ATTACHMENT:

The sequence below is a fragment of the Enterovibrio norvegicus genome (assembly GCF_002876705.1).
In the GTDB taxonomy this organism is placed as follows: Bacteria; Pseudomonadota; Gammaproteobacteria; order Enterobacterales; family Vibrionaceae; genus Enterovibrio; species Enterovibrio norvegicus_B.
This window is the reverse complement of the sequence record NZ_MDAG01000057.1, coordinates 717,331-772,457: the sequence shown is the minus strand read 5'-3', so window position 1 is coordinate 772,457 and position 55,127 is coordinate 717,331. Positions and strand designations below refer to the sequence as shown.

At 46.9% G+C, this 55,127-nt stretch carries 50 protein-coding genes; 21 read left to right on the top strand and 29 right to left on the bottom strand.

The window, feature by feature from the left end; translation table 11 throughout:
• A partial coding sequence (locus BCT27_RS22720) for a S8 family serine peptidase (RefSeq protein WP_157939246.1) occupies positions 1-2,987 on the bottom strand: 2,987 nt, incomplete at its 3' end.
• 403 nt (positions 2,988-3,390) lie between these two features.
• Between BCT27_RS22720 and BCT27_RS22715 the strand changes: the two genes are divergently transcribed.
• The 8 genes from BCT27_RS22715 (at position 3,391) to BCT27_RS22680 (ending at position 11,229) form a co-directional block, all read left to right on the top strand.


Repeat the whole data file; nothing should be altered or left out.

The sequence below is a fragment of the Enterovibrio norvegicus genome (assembly GCF_002876705.1).
In the GTDB taxonomy this organism is placed as follows: Bacteria; Pseudomonadota; Gammaproteobacteria; order Enterobacterales; family Vibrionaceae; genus Enterovibrio; species Enterovibrio norvegicus_B.
This window is the reverse complement of the sequence record NZ_MDAG01000057.1, coordinates 717,331-772,457: the sequence shown is the minus strand read 5'-3', so window position 1 is coordinate 772,457 and position 55,127 is coordinate 717,331. Positions and strand designations below refer to the sequence as shown.

At 46.9% G+C, this 55,127-nt stretch carries 50 protein-coding genes; 21 read left to right on the top strand and 29 right to left on the bottom strand.

The window, feature by feature from the left end; translation table 11 throughout:
• A partial coding sequence (locus BCT27_RS22720) for a S8 family serine peptidase (RefSeq protein WP_157939246.1) occupies positions 1-2,987 on the bottom strand: 2,987 nt, incomplete at its 3' end.
• 403 nt (positions 2,988-3,390) lie between these two features.
• Between BCT27_RS22720 and BCT27_RS22715 the strand changes: the two genes are divergently transcribed.
• The 8 genes from BCT27_RS22715 (at position 3,391) to BCT27_RS22680 (ending at position 11,229) form a co-directional block, all read left to right on the top strand.